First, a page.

You see, running and yoga are truly yin and yang both mentally and physically. Runners push. Runners compete with themselves and others. They compare. Runners turn off the mind because our bodies CAN do more, do faster, do longer. Runners don’t stop at pain but use pain as a test for mental toughness. Don’t stop. Run faster. Run longer. Rest if you need to but then get back on the track. Running compacts the muscles in the body. It tightens the muscles in the legs. It ignores the upper body. It creates imbalances.

I bought the runner’s message and lived that message. I ran when sick (though my running partner got my wrath that day), I ran in the heat, I ran when my leg had a strange pain, I kept on running. Speed work, long runs, tempo runs, trail runs. I woke up every morning with foot and leg pain. And then I couldn’t run. I had injured myself to the point that it was just not possible.

I turned to yoga. I listened to my body. I saw the alignment issues that were part of my running problems in my yoga and I patiently kept coming to my mat, working on my alignment. I got stronger. I got more flexible. My body began to open up. My hips released. My hamstrings released. I didn’t push, but patiently worked. I woke up without pain. I woke up.

So now I am running again. I love the freedom of being able to put on running shoes and take off. I love running on trails in all weather. The surroundings absorbs me. Mindfulness is necessary as to not trip. I now sometimes walk up some hills. But now, I always make sure that I get into the studio as often as I can to be in class. That takes precedent overrunning, but my need to get outside and fill my lungs with fresh air takes me to the trails. I have started to get the urge to push a little more. Maybe because it is marathon season and just a pattern that I have created. But yoga is what makes me able to run. I need both running and yoga in my life. The yin/yang. The dance. The balance.

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Why do we run, swim and bike, but practice yoga? We practice an instrument or a dance routine in the effort of finding perfection. However, perfection is not what we are practicing when we get on our mats. What we practice when we get on our mats is our way of being. We practice opening our hearts so that we can love more deeply and find more compassion and acceptance. We practice balance so that we find balance between work and play, family time and personal time, being strong yet being vulnerable in our lives. We practice to find the moving meditation that helps us clear the “monkey mind”—the chaos of thoughts that jump around in our brains— to bring more clarity, grounding and inner calmness into our day. We practice finding our inner voice and inner strength in discomfort so that we are familiar with acting with purpose or sitting with the discomfort versus reacting to or running away from the discomfort of life that comes in the form of disappointments, challenges and frustrations.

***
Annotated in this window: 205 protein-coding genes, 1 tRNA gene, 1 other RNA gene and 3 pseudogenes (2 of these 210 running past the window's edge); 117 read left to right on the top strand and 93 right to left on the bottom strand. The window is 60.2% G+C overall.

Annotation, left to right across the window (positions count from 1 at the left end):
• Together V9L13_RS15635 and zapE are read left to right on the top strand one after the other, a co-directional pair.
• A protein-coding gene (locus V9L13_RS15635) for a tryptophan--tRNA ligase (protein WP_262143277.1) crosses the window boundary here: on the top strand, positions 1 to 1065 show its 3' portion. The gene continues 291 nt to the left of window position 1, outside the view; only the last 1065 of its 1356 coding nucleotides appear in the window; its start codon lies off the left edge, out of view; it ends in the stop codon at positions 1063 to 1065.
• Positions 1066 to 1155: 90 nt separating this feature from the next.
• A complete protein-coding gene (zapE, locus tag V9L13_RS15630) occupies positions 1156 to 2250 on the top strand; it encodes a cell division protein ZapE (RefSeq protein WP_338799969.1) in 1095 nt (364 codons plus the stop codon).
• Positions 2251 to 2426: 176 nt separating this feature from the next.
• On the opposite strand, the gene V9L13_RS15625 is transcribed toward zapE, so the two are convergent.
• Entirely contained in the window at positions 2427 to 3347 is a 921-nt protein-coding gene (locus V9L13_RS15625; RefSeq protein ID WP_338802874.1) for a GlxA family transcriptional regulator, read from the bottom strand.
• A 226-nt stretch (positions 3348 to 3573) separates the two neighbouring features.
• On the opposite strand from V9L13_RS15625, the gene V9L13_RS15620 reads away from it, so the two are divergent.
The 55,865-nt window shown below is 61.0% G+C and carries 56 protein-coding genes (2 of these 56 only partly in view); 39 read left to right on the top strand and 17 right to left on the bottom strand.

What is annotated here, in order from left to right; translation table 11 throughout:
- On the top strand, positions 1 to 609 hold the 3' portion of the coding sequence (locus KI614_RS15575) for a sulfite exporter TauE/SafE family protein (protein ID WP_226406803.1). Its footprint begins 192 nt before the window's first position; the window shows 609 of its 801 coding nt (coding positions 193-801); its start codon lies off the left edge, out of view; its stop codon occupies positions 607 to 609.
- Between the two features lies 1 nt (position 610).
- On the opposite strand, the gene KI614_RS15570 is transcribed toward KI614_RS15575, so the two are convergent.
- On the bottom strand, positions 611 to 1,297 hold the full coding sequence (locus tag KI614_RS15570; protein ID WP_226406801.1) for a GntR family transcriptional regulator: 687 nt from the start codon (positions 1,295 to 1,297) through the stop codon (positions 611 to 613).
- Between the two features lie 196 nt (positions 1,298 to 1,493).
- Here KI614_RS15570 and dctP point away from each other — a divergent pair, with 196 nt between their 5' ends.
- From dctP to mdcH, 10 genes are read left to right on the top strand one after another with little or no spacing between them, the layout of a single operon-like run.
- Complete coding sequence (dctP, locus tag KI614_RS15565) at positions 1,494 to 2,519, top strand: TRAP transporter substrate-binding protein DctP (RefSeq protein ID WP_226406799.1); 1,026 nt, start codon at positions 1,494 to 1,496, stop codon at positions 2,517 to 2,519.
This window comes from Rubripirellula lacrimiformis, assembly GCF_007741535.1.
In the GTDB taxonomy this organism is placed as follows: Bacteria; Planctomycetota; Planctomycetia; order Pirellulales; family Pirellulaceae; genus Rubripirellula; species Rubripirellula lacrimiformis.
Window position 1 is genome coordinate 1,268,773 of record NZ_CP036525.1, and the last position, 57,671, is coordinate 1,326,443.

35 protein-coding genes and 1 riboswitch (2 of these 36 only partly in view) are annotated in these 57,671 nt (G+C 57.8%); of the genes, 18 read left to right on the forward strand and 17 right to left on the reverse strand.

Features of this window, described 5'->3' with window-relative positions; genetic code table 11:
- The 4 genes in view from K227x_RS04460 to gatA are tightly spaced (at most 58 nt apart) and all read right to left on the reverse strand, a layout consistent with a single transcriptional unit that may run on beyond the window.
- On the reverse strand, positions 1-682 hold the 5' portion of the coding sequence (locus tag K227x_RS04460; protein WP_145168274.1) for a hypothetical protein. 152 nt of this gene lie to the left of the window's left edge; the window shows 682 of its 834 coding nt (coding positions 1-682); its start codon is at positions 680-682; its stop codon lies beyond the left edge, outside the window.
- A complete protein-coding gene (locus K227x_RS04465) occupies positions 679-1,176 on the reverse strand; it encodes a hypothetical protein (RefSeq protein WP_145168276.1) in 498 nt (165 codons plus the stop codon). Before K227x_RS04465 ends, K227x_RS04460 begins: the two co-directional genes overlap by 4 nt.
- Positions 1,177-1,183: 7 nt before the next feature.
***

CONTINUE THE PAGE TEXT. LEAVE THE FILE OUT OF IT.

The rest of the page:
In each class we can practice all of these ways of being. To find which one resonates most we begin our practice connecting to our breath. Breath is the channel to our inner voice. We quite our mind with breath to allow our deepest desires and needs to be heard amidst the usual chattering of intrusive thoughts.

Once we find an intention, we can focus on it as we move on our mats.

Are you looking to find love, deepen connections, accept yourself for who you are flaws and all? While practicing find ways to open your heart in every pose. Back bend in mountain, warrior one, anjaneasana and crescent lunges. Find more heart softening in down dog or opening in side angle and triangle.

Are you looking to increase energy? Bring more energy in by exuding more energy out in each pose. Find strength from the ground up, express energy by keeping fingers and toes active, use inversions to move stagnant energy from within.

Are you looking to clear your mind and find peace? Focus even more than usual on your breath creating a moving meditation. It is easy to lose your breath if you are trying to come to your edge in class. Work on staying with your breath and practice with ease. Use the sound of your ujayi breath to help calm and ground you in your practice.

Are you looking for balance in your life? Though most practices include balance poses, find the yin/yang in each pose during your practice. Find the solidity and the fluidity, the strength and the vulnerability, the control and the surrender in every asana.